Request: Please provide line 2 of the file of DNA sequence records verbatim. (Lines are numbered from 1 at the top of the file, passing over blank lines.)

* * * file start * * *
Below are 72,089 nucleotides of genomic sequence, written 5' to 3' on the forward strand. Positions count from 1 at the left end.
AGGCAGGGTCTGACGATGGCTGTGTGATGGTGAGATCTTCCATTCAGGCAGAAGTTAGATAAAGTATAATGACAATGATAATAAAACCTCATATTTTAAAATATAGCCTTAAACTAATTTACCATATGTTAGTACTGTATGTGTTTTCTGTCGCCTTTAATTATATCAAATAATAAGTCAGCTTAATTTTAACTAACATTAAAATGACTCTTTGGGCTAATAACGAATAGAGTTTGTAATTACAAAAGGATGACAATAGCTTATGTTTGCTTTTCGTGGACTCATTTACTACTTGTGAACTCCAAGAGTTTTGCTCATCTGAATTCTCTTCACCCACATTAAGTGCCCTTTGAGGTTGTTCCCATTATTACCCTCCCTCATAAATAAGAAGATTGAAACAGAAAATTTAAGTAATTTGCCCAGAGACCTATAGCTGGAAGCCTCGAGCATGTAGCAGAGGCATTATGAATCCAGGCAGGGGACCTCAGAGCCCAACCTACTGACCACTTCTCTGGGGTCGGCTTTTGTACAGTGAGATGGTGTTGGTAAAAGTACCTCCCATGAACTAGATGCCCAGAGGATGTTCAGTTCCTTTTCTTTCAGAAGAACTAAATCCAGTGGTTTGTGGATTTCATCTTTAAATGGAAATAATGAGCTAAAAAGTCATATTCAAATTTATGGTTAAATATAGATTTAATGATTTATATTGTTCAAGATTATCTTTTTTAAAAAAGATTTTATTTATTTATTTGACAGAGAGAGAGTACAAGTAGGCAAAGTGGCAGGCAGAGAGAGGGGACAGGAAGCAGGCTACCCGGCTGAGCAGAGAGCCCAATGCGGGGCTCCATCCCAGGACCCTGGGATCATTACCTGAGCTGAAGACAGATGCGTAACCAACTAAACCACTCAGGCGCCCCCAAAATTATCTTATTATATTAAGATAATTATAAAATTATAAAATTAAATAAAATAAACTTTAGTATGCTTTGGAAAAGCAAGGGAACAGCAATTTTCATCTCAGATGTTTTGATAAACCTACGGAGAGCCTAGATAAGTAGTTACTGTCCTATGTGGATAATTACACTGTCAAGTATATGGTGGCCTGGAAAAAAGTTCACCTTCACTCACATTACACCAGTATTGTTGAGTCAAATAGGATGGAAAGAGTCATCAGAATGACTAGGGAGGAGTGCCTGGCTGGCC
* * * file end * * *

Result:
AGGCAGGGTCTGACGATGGCTGTGTGATGGTGAGATCTTCCATTCAGGCAGAAGTTAGATAAAGTATAATGACAATGATAATAAAACCTCATATTTTAAAATATAGCCTTAAACTAATTTACCATATGTTAGTACTGTATGTGTTTTCTGTCGCCTTTAATTATATCAAATAATAAGTCAGCTTAATTTTAACTAACATTAAAATGACTCTTTGGGCTAATAACGAATAGAGTTTGTAATTACAAAAGGATGACAATAGCTTATGTTTGCTTTTCGTGGACTCATTTACTACTTGTGAACTCCAAGAGTTTTGCTCATCTGAATTCTCTTCACCCACATTAAGTGCCCTTTGAGGTTGTTCCCATTATTACCCTCCCTCATAAATAAGAAGATTGAAACAGAAAATTTAAGTAATTTGCCCAGAGACCTATAGCTGGAAGCCTCGAGCATGTAGCAGAGGCATTATGAATCCAGGCAGGGGACCTCAGAGCCCAACCTACTGACCACTTCTCTGGGGTCGGCTTTTGTACAGTGAGATGGTGTTGGTAAAAGTACCTCCCATGAACTAGATGCCCAGAGGATGTTCAGTTCCTTTTCTTTCAGAAGAACTAAATCCAGTGGTTTGTGGATTTCATCTTTAAATGGAAATAATGAGCTAAAAAGTCATATTCAAATTTATGGTTAAATATAGATTTAATGATTTATATTGTTCAAGATTATCTTTTTTAAAAAAGATTTTATTTATTTATTTGACAGAGAGAGAGTACAAGTAGGCAAAGTGGCAGGCAGAGAGAGGGGACAGGAAGCAGGCTACCCGGCTGAGCAGAGAGCCCAATGCGGGGCTCCATCCCAGGACCCTGGGATCATTACCTGAGCTGAAGACAGATGCGTAACCAACTAAACCACTCAGGCGCCCCCAAAATTATCTTATTATATTAAGATAATTATAAAATTATAAAATTAAATAAAATAAACTTTAGTATGCTTTGGAAAAGCAAGGGAACAGCAATTTTCATCTCAGATGTTTTGATAAACCTACGGAGAGCCTAGATAAGTAGTTACTGTCCTATGTGGATAATTACACTGTCAAGTATATGGTGGCCTGGAAAAAAGTTCACCTTCACTCACATTACACCAGTATTGTTGAGTCAAATAGGATGGAAAGAGTCATCAGAATGACTAGGGAGGAGTGCCTGGCTGGCC